Japanese Prime Minister Fumio Kishida on Wednesday reshuffled his cabinet in response to a drop in his government’s approval rating. The removed ministers have some connection to the Unification Church, allegedly related to the death of former Prime Minister Shinzo Abe.
“I have asked all ministers, as part of their responsibility as politicians, to review and strictly review any links with the group in question to avoid public doubt and have appointed only those who have agreed to do so,” he told a televised news conference. national level, according to the Kyodo agency.
Calling his new team “a policy-driving cabinet,” Kishida said he handpicked “experienced and capable” members to deliver results quickly in times of crisis at home and abroad.
Veteran politician Yasukazu Hamada has been named defense minister, a key post given Kishida’s promise to strengthen the military budget.
Hamada replaced Nobuo Kishi, Abe’s younger brother. It is apparently due to health reasons, but Kishi admitted that he had received help from the Unification Church in past elections.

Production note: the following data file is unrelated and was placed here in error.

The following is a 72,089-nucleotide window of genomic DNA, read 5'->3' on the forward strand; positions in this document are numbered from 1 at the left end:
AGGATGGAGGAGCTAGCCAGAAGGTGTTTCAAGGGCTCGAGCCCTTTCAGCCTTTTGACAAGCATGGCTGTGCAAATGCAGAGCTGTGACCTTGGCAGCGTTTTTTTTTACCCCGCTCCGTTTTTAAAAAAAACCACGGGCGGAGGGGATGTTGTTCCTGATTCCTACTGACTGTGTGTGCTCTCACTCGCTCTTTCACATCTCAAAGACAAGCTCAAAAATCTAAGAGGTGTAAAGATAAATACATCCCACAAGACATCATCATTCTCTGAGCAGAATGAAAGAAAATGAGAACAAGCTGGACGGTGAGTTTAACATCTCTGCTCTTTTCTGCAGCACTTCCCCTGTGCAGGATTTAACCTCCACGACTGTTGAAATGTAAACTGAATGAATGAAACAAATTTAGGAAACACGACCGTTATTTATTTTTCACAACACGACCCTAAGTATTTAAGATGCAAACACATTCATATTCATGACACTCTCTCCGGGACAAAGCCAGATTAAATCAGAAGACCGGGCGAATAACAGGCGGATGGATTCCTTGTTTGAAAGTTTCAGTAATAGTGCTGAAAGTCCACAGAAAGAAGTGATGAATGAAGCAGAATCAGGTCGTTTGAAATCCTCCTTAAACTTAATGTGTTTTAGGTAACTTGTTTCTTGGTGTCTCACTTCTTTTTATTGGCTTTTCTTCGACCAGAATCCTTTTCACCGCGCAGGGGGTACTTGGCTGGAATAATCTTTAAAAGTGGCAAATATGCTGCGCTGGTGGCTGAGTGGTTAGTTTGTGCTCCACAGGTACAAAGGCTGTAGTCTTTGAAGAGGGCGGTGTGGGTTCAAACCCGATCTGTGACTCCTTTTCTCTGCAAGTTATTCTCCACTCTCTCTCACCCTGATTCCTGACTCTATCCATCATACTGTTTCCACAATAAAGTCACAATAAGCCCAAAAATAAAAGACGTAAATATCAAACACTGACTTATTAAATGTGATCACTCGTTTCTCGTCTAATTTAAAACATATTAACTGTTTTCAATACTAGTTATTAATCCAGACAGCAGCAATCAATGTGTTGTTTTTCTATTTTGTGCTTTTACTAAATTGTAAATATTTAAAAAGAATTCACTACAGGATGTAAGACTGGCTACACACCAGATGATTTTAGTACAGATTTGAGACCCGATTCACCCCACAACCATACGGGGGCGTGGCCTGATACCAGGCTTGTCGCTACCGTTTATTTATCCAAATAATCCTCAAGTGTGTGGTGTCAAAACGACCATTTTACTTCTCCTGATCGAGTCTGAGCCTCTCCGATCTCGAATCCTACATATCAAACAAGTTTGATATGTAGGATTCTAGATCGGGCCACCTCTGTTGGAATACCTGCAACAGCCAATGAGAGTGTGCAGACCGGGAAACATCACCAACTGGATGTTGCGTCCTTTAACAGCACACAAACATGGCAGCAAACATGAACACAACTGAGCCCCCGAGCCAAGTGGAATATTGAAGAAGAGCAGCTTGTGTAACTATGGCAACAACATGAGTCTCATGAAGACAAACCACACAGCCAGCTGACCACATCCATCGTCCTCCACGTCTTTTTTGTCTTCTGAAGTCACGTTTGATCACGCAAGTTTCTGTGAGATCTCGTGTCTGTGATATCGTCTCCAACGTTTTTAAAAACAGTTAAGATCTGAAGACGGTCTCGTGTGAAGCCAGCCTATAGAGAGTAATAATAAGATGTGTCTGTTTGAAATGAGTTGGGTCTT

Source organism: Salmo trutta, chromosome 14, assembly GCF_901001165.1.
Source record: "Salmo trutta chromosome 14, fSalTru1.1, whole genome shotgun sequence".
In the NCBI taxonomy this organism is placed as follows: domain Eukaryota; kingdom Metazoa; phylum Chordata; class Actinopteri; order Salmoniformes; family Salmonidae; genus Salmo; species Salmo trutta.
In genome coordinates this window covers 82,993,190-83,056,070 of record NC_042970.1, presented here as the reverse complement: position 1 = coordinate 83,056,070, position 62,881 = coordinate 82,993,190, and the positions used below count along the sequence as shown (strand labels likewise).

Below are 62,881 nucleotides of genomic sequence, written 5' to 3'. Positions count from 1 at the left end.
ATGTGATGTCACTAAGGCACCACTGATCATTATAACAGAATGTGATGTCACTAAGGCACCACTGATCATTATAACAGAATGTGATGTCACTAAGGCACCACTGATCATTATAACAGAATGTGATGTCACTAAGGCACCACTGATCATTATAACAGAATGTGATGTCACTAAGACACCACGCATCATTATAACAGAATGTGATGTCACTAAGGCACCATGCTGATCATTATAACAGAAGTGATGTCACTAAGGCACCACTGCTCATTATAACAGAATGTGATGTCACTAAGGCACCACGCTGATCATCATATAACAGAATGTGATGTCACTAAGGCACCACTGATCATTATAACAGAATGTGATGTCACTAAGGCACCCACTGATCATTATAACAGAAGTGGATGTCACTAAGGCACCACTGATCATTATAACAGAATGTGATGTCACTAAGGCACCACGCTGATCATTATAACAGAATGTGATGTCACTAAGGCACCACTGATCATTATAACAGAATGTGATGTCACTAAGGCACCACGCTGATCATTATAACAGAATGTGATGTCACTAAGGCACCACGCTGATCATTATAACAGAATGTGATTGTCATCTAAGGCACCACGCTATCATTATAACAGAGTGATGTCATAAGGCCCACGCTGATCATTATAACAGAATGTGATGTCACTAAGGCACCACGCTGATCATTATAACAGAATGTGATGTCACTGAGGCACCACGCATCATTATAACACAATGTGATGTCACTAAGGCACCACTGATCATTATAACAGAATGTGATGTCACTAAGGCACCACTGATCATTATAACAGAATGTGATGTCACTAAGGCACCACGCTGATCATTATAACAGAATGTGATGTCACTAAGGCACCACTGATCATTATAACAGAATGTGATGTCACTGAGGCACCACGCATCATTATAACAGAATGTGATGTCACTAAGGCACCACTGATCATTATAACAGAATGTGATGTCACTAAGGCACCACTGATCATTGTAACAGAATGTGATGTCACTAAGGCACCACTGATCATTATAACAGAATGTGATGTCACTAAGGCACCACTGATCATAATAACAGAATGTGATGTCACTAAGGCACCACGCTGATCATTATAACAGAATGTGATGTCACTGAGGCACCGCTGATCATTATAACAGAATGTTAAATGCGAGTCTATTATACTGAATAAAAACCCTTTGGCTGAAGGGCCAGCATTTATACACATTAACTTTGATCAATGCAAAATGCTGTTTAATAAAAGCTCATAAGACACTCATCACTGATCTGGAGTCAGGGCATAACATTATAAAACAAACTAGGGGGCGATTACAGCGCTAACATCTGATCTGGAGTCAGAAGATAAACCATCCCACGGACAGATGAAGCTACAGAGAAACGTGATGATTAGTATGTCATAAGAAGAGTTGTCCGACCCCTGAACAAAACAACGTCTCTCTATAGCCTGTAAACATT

In turn, Katsunobu Kato takes over as Minister of Health, a position he held years ago, according to the full list of new cabinet members released by official spokesman Hirokazu Matsuno.
The ministerial overhaul came after a 13% drop in government approval to 46%, according to a poll released Monday by the NHK network, while a Yomiuri Shimbun newspaper poll found an eight-point drop in July to 57. %.
The president of the Japanese branch of the religious group, Tomihiro Tanaka, lambasted the media at a press conference, saying that their “hateful” and “false” coverage constitutes “religious persecution” and a “violation of human rights”.
Abe’s alleged killer, Tetsuya Yamagami, arrested immediately after the attack on the former ruler on July 8, was pursuing a “certain organization” with which, according to him, Abe was linked.
Police did not identify the organization, but local media said it is the Unification Church, to which the suspect’s mother belonged.
“We have never committed violent acts or murders,” but the church is receiving “death threats” and some of its members complain of abuses against them, including harassment of their children.
Tanaka lamented that the current Japanese Prime Minister, Fumio Kishida, asked members of his government to clarify whether they are related to the Unification Church.
However, he admitted that the church has interests in common with Abe’s ruling Japanese Liberal Democratic Party, “fundamentally an opposition to communism.”
With information from AFP